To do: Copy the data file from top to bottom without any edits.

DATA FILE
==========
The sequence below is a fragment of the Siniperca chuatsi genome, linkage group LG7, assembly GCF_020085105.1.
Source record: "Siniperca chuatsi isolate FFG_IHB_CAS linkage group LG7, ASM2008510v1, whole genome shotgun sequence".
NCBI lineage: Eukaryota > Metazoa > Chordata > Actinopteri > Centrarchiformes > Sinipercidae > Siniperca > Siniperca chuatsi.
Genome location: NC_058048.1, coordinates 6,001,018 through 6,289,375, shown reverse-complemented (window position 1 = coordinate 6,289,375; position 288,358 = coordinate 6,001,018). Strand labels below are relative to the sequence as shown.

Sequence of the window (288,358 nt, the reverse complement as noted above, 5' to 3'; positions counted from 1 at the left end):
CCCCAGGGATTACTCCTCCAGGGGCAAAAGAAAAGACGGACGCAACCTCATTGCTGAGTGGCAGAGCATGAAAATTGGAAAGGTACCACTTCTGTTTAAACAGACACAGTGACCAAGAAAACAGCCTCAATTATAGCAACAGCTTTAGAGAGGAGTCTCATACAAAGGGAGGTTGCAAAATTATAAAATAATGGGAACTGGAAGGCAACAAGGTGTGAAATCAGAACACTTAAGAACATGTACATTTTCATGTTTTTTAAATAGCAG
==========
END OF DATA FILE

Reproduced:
The sequence below is a fragment of the Siniperca chuatsi genome, linkage group LG7, assembly GCF_020085105.1.
Source record: "Siniperca chuatsi isolate FFG_IHB_CAS linkage group LG7, ASM2008510v1, whole genome shotgun sequence".
NCBI lineage: Eukaryota > Metazoa > Chordata > Actinopteri > Centrarchiformes > Sinipercidae > Siniperca > Siniperca chuatsi.
Genome location: NC_058048.1, coordinates 6,001,018 through 6,289,375, shown reverse-complemented (window position 1 = coordinate 6,289,375; position 288,358 = coordinate 6,001,018). Strand labels below are relative to the sequence as shown.

Sequence of the window (288,358 nt, the reverse complement as noted above, 5' to 3'; positions counted from 1 at the left end):
CCCCAGGGATTACTCCTCCAGGGGCAAAAGAAAAGACGGACGCAACCTCATTGCTGAGTGGCAGAGCATGAAAATTGGAAAGGTACCACTTCTGTTTAAACAGACACAGTGACCAAGAAAACAGCCTCAATTATAGCAACAGCTTTAGAGAGGAGTCTCATACAAAGGGAGGTTGCAAAATTATAAAATAATGGGAACTGGAAGGCAACAAGGTGTGAAATCAGAACACTTAAGAACATGTACATTTTCATGTTTTTTAAATAGCAG